• The test may now be conducted by applying horizontal shear load to failure or to 20 percent longitudinal displacement, whichever occurs first. (civil-engineering-calculators.com)
  • This test method has been used to develop shear properties of plywood and oriented strand board for the purpose of confirming design values. (astm.org)
  • As a very rough guide relating tensile, yield, and shear strengths: USS: Ultimate Shear Strength, UTS: Ultimate Tensile Strength, SYS: Shear Yield Stress, TYS: Tensile Yield Stress There are no published standard values for shear strength like with tensile and yield strength. (wikipedia.org)
  • If you're interested in the force required to break the bolt, simply substitute the Ultimate Shear Strength for Yield Shear Strength. (hialuronic.ro)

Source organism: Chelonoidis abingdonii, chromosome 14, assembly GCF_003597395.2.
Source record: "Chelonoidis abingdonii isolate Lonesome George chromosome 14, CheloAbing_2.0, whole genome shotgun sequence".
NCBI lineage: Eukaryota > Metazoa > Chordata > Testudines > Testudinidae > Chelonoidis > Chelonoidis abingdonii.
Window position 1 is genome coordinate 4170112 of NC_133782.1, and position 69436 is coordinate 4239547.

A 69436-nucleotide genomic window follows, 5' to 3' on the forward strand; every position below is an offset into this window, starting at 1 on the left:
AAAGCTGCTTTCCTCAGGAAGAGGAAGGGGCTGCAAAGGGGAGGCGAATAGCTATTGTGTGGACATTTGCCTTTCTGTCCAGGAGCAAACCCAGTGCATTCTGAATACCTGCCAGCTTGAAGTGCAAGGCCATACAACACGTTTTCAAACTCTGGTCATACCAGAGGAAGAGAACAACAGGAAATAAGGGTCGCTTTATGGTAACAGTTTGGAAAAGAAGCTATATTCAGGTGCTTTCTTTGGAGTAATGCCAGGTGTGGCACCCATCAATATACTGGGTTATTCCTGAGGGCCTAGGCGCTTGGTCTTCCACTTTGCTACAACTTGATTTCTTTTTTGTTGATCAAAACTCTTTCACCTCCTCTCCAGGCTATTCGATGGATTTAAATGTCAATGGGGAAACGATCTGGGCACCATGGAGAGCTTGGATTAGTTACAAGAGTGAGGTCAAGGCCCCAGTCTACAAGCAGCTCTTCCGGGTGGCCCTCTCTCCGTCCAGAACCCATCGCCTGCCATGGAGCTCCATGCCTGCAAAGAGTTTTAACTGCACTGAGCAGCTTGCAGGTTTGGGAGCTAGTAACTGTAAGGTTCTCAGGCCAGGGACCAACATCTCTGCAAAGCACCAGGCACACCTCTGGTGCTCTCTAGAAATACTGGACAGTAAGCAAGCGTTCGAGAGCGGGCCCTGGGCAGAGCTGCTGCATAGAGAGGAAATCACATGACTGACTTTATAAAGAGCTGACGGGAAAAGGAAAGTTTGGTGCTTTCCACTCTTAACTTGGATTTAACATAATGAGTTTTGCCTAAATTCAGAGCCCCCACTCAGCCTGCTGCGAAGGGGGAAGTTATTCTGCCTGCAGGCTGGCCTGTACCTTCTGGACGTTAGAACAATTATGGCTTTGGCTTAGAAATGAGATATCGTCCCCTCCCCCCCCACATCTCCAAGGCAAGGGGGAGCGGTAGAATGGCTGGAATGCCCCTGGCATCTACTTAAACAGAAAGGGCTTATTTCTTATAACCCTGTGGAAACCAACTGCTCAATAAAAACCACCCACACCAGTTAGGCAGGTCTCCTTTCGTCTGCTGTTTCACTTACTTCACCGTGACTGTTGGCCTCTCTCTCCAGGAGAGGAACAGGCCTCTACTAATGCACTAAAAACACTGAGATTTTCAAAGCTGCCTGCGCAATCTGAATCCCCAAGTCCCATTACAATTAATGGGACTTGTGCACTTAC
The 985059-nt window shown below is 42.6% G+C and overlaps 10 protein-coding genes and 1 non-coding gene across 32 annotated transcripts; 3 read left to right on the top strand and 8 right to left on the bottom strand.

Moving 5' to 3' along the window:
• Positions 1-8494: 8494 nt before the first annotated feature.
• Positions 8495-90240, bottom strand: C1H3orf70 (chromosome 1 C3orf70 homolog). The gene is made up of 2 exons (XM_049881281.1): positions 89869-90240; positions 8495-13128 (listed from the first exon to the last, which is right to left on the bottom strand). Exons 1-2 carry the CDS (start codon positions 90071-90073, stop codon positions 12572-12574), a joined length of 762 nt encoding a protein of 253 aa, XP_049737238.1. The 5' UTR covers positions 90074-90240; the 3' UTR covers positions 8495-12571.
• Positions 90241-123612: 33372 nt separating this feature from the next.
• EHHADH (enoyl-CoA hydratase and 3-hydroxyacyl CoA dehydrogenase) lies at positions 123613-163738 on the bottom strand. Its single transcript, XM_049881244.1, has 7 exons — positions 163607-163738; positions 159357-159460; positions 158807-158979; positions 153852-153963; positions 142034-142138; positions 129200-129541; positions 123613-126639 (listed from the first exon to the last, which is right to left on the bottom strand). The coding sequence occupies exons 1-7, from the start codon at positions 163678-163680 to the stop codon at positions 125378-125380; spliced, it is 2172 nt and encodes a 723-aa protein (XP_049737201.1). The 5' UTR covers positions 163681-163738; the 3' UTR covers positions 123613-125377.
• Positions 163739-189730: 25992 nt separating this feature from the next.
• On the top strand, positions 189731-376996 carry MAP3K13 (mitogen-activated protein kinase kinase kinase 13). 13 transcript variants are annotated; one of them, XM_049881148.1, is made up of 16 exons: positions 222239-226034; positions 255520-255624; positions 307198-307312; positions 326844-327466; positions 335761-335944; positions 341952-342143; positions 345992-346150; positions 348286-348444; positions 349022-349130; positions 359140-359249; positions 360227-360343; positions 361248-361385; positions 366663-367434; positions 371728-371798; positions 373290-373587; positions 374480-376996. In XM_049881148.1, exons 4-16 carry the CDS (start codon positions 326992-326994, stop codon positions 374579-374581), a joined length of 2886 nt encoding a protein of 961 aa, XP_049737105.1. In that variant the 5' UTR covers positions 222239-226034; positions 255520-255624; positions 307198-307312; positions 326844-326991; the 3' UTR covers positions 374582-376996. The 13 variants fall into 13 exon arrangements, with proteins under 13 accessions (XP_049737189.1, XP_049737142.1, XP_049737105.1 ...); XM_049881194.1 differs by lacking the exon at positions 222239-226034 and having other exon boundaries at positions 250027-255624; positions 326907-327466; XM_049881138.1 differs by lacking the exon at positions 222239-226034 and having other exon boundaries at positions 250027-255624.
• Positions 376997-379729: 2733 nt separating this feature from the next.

• Thus, it is not rare to find a slenderness ratio as an input parameter in shear strength equations. (crimsonpublishers.com)
  • Write shear and moment equations for the beams in the following problems. (mathalino.com)
  • Without writing shear and moment equations, draw the shear and moment diagrams for the beams specified in the following problems. (mathalino.com)
  • The aims of this study were to compare, in vitro, the shear bond strength (SBS) of stainless steel orthodontic brackets bonded to silver amalgam with the use of three different intermediate resins and two different adhesives, and to evaluate bond failure mode. (itu.edu.tr)
  • Shear Bond Strength of Orthodontic Brackets Bonded to Zirconium Crowns. (docksci.com)